This week, Ava Jae looks at simple POV mistakes to avoid, while Jo Eberhart explains the difference between foreshadowing and callbacks and how each can be used in your story.
Over at the Kill Zone, James Scott Bell calls out writing flubs that throw readers out of stories, Mythcreant writer Oren Ashkenazi offers tips on creating immersive fantasy settings, and Susan Perabo expounds a method for developing characters with background and experiences entirely different from your own.
Typically when I review an anthology, I will enumerate my favorite stories and briefly provide a blurb about each one. In the case of 50 Short Science Fiction Tales—edited by the legendary Isaac Asimov and renowned anthologist Groff Conklin—that would be a daunting and tedious task.
Suffice it to say that like any collection, certain stories are better than others and this one is no exception. However, the majority of the entries are some combination of witty, engaging, chilling, thought provoking, or amusing. Of course, how could it be otherwise with such luminaries as Isaac Asimov, Arthur C. Clarke, Robert Heinlein, C.M. Kornbluth, Robert Sheckley, Theodore Sturgeon, and A.E. Van Vogt, just to name a few.
Most of the stories here are no more than 3,000 words. The book opens with a short poem by Poul Anderson and closes with six haiku written by his wife, Karen. I highly recommend this anthology both to aficionados of the golden age of SF or as an introduction to many of the top talents of the time.
This week, James Curnow ponders the detrimental effect of sequels on the original material. Paula Meiner covers the pros and cons of beta readers while Sophie Hannah questions the concept behind the Staunch prize for thrillers that avoid violence against women.
James Scott Bell, Tracy Hahn-Burkett, and Steven James weigh in on the related topics of burnout, frustration, and stressing yourself out over meeting your writing goals. Bottom line: Challenge yourself without killing yourself.
Twenty stories comprise this collection of what Asimov himself considered his finest work up to 1969. These tales had been originally published in such periodicals as Astounding Science Fiction, Galaxy Science Fiction, Playboy, Star Science Fiction Stories, Scientific American, and more.
My favorites include:
An advanced civilization panics when five of their suns have set and the sixth is about to be eclipsed, casting their part of the world into “Nightfall” for the first time in generations. Arguably one of Asimov’s best stories of all time.
To the chagrin of her police officer husband Drake, biologist Rose Smollett volunteers to play “Hostess” to an alien scientist from Hawkins’ Planet. It isn’t long before Drake discovers that the alien has ulterior motives, one that could ignite an interstellar war.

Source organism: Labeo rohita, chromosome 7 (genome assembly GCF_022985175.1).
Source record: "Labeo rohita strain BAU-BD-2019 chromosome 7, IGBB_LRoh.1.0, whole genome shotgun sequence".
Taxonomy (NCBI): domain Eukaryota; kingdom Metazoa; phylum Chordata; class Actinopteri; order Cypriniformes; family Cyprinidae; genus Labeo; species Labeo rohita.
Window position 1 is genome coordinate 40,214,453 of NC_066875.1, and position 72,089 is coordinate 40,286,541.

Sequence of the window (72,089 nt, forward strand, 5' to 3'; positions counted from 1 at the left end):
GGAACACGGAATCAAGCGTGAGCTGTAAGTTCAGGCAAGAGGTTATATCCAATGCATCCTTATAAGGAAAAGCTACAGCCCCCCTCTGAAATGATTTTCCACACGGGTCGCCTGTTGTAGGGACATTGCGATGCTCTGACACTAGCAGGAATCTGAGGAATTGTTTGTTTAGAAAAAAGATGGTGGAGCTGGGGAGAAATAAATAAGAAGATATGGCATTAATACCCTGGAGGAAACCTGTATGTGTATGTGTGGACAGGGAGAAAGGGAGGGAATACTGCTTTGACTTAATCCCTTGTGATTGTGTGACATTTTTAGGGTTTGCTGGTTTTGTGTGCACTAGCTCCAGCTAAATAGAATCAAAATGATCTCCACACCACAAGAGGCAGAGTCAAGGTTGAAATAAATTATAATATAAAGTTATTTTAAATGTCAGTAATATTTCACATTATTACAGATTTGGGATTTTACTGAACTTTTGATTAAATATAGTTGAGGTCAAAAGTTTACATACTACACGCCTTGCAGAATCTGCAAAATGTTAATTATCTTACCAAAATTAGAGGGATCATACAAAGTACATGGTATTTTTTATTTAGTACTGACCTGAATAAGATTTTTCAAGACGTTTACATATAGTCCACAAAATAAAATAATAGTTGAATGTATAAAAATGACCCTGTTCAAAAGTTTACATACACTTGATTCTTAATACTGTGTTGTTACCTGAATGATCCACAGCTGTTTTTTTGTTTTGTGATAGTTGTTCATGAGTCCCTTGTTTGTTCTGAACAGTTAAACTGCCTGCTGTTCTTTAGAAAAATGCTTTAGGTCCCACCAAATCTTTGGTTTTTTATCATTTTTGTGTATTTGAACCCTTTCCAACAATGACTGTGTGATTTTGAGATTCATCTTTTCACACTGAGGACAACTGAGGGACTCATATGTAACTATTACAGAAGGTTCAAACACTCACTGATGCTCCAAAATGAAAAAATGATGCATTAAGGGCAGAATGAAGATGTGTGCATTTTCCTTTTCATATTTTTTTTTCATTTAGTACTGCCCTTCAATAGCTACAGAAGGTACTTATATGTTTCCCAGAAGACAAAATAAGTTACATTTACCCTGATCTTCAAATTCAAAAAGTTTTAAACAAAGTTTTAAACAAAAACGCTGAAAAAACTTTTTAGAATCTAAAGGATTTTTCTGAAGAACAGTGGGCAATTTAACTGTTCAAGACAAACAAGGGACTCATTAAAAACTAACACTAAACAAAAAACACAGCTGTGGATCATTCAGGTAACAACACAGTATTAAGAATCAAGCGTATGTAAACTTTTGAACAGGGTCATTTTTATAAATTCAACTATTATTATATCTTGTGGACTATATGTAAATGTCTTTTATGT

When a physicist named Ralson threatens to commit suicide, he is placed under psychiatric care by the Atomic Energy Commission with the caveat that any therapy must be quick. Ralson has the uncanny ability to rapidly solve almost any scientific problem and the A.E.C. thinks that he can create a force field to repel atomic energy. Of course, they want it done yesterday in “Breeds There a Man…?”
A merchant ship from Earth is captured by an alien enemy known as the Kloro. While the humans aboard are antagonistic toward one another, one man named Mullen rises above by volunteering for a dangerous mission. If he is successful, the other passengers will be able to retake the ship. Mullen must suit up and walk the exterior hull of the craft in magnetic boots, but to get there, he’ll have to be ejected from the corpse chute, otherwise known as the “C-Chute.”
Jeff Stock and Dick Altmayer have been friends for decades, during which Jeff has risen through the military ranks and Dick, a conscientious objector, has been arrested multiple times for draft dodging, terrorism, and treason. Yet, in the end, it’s possible that both men are heroes “In A Good Cause—”.
After discussing what might have happened if they’d each made different choices in life, a married couple named Norman and Livvy encounter a eccentric old man on a train who presents them with a mirror that allows then to ask “What If—” and see the results play out. Will Norman and Livvy’s love survive this test?
A con-man named Gellhorn visits a mechanic named Jake who restores old automatic cars and allows them to roam free on his farm. Gellhorn tries to make an offer that Jake cannot refuse—take parts from Jake’s restores and use them to refurbish old vehicles to sell at new car prices. After Jake turns him away, Gellhorn returns with muscle, but they are no match for “Sally“, Matthew, and the rest of the cars with minds of their own…
“It’s Such a Beautiful Day” when young Richard decides to walk to school after the teleportation “Door” in his home malfunctions. The problem is that in this perfect utopia, no one ever walks outside when you can simply use the Door system to teleport anywhere in the world. When Richard begins to form a habit of strolling outdoors at every opportunity, a psychiatrist is called in, but in the end, who ends up being the true counselor?
An elderly sociologist travels to the human asteroid colony of Elsevere to study their caste society. Upon arrival, he suspects something is wrong and is proven correct upon learning that the head of sanitation, who lives well and is highly compensated, is nevertheless treated like a second class citizen. No one else on Elsevere will even speak to Ragusnik or his family. As a result, Ragusnik has stopped work and in the end, it’s up to Lamorak to be the “Strikebreaker.”
Just returned home from the 25th annual Farpoint SF convention in Hunt Valley, MD and I am proud to say that I’ve been attending since day one waaaaay back in 1993 when I first met the convention’s co-founder and fellow writer, Steven H. Wilson.
We struck up a friendship that has only become stronger over the years since both of my novels and our Middle of Eternity anthology series were all published under Steve’s imprint, Firebringer Press. In fact, we have more books coming soon as we discussed during our Saturday morning panel along with fellow Firebringer writers Susanna Reilly, Michael Critzer, Diane Baron, Daniel Patrick (Renfield) Corcoran, and our layout specialist, Ethan Wilson.